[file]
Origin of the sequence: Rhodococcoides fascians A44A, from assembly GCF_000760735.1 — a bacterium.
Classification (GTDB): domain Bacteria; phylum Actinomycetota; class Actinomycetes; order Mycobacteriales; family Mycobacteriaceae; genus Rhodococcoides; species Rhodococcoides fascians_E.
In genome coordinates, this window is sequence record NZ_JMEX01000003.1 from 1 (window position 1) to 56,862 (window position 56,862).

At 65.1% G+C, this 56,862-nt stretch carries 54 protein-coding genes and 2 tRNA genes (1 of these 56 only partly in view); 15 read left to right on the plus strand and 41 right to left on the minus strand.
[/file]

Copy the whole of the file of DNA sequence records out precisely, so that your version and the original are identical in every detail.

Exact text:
Origin of the sequence: Rhodococcoides fascians A44A, from assembly GCF_000760735.1 — a bacterium.
Classification (GTDB): domain Bacteria; phylum Actinomycetota; class Actinomycetes; order Mycobacteriales; family Mycobacteriaceae; genus Rhodococcoides; species Rhodococcoides fascians_E.
In genome coordinates, this window is sequence record NZ_JMEX01000003.1 from 1 (window position 1) to 56,862 (window position 56,862).

At 65.1% G+C, this 56,862-nt stretch carries 54 protein-coding genes and 2 tRNA genes (1 of these 56 only partly in view); 15 read left to right on the plus strand and 41 right to left on the minus strand.